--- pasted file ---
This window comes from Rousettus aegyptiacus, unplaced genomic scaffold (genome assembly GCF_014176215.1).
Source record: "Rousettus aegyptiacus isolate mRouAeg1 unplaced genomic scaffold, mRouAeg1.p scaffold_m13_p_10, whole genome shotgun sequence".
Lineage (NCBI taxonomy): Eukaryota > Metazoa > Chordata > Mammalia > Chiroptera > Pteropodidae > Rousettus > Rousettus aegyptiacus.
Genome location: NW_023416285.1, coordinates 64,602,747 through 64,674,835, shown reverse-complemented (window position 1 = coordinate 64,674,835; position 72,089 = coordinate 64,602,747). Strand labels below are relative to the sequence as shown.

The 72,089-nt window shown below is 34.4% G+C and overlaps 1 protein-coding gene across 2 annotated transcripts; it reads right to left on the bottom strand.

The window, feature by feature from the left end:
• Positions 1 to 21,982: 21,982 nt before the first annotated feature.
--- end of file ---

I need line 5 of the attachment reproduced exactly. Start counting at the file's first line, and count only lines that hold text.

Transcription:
The 72,089-nt window shown below is 34.4% G+C and overlaps 1 protein-coding gene across 2 annotated transcripts; it reads right to left on the bottom strand.